Attribution:
Attributed To:
Not attributed
First Line:
If there be joy for me
Page No:
p.264
Poem Title:
A Song.
Attribution:
Attributed To:
Not attributed
First Line:
Thus live and love ye happy fair
Page No:
p.265
Poem Title:
A New Occasional Song, Introduced in the Rites of Hecate; And Sung by Mr. Vernon.
Attribution:
Attributed To:
Not attributed
First Line:
Oh that I had my innocence again
Page No:
p.266
Poem Title:
[no title]
Attribution:
Attributed To:
Not attributed
First Line:
What that is wronged like me can sit down tamely
Page No:
p.266
Poem Title:
[no title]
Attribution:
Attributed To:
Not attributed
First Line:
And now to know no thought of rest
Page No:
p.267
Poem Title:
[no title]
Attribution:
Attributed To:
Not attributed
First Line:
Yet not over nature spread the general traits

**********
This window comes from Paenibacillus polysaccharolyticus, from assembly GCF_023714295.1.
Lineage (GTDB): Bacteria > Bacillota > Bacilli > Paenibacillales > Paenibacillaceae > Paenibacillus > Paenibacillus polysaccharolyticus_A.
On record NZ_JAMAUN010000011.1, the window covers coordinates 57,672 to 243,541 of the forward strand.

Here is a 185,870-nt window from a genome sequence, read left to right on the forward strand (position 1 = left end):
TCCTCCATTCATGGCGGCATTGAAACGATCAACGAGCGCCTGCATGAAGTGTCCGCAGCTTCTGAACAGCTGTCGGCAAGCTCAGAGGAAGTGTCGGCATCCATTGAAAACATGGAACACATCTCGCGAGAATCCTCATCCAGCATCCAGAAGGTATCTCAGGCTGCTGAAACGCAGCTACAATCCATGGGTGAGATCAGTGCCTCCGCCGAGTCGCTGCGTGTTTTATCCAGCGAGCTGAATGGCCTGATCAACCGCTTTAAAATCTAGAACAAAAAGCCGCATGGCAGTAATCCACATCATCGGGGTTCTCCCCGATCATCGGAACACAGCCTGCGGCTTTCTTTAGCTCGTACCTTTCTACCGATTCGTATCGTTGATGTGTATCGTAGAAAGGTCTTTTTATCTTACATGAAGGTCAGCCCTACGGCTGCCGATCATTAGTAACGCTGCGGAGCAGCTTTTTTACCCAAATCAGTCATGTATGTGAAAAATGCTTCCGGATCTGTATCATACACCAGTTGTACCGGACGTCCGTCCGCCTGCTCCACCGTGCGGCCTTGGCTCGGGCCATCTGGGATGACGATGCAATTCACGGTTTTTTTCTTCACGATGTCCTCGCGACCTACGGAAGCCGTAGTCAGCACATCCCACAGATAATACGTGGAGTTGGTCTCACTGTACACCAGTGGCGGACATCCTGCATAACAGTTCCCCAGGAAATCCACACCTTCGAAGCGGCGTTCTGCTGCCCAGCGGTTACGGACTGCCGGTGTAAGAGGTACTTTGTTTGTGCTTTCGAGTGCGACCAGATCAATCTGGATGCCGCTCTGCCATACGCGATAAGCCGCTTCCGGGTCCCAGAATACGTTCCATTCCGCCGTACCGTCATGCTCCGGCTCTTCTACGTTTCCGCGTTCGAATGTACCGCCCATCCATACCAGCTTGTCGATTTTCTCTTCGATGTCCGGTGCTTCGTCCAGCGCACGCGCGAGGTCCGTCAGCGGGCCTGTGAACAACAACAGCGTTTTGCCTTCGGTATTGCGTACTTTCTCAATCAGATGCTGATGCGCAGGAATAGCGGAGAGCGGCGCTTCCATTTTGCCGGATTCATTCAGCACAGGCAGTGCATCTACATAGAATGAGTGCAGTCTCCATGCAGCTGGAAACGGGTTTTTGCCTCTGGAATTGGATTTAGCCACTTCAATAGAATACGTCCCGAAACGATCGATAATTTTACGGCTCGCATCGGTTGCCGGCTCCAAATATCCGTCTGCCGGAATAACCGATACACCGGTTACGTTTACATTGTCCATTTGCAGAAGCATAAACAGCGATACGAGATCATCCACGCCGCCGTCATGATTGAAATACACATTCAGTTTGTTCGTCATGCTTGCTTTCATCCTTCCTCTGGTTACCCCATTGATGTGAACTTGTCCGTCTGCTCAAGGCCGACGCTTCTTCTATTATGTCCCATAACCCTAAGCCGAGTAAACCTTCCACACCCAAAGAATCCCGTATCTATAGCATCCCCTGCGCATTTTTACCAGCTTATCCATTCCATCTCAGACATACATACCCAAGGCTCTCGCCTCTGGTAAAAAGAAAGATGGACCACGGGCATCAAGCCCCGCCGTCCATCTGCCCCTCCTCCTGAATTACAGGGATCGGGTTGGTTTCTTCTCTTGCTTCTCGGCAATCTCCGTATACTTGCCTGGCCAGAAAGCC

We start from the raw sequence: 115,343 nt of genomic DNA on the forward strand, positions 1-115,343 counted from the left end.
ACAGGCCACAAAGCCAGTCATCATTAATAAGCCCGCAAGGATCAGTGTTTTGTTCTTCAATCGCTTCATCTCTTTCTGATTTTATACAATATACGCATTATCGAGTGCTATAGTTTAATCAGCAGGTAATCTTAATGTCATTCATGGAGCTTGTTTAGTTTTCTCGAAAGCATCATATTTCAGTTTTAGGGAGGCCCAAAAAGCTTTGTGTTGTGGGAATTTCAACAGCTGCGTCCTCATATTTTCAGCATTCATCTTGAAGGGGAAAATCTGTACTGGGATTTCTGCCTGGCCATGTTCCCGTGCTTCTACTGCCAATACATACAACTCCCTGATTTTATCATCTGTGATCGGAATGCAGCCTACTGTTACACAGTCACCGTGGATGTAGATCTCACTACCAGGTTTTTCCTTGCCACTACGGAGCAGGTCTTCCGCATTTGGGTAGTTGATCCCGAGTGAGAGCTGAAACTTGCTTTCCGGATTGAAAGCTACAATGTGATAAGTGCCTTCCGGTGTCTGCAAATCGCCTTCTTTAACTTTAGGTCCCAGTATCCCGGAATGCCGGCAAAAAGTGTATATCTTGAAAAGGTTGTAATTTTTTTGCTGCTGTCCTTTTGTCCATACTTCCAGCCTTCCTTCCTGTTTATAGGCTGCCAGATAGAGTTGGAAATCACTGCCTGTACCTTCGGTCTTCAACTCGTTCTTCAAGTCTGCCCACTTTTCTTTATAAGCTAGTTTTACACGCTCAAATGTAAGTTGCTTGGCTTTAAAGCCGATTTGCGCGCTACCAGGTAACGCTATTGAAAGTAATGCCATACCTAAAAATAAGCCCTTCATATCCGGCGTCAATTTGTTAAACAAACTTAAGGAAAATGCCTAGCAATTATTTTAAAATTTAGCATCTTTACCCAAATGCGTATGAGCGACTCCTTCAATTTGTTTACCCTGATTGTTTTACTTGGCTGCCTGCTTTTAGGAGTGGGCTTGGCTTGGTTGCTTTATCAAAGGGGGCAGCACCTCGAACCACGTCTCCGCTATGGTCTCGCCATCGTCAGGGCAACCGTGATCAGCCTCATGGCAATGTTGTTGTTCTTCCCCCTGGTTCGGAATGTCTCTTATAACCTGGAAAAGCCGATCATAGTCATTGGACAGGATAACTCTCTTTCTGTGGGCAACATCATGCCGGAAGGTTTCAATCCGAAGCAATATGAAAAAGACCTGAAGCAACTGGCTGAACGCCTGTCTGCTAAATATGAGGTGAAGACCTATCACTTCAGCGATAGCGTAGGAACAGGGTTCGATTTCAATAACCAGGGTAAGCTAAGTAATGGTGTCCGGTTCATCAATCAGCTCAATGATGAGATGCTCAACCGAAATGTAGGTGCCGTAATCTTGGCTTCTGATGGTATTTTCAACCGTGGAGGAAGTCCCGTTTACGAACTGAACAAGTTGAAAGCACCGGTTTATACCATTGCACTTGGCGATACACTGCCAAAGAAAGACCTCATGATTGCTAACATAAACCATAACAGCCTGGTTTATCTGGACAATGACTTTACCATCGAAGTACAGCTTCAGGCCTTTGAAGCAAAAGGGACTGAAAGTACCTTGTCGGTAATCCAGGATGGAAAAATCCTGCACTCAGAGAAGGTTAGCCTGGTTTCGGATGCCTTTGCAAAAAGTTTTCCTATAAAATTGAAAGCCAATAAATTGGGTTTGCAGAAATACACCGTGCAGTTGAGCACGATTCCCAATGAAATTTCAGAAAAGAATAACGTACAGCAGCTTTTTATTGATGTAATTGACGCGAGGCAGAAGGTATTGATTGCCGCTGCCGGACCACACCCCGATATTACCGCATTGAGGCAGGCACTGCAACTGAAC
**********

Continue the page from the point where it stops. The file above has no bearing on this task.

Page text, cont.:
Page No:
pp.276-277
Poem Title:
A Panegyric upon Britain, from Mr. Ogilvie's Poem of Providence; being the conclusion of Book I.
Attribution:
Attributed To:
Not attributed
First Line:
How much mistaken are the men who think
Page No:
pp.287-291
Poem Title:
Introduction to Gotham, a Poem. Book II.
Attribution:
By C. Churchill.
Attributed To:
Charles Churchill
First Line:
Urania o descend
Page No:
pp.303-304
Poem Title:
An Elegy on the Death of the Right Honourable Earl Hardwicke.
Attribution:
By T. Archer, a youth under fourteen years of age, nephew to Francis Dixon, Esq; of Upwell.
Attributed To:
T. Archer
First Line:
Why mourns my friend why weeps his downcast eye
Page No:
pp.309-311
Poem Title:
Elegy, Describing the Sorrow of an ingenious Mind, on the melancholy Even t of a licentious Amour.
Attribution:
By the late Mr. Shenstone.
Attributed To:
William Shenstone
First Line:
I must I will have gin that skillet take
Page No:
p.315
Poem Title:
Strip-Me-Naked, orr Royal Gin Forever: A Simile.
Attribution:
Attributed To:
Not attributed
First Line:
Come sit by my side while this picture I draw
Page No:
p.327
Poem Title:
A Portrait from the Life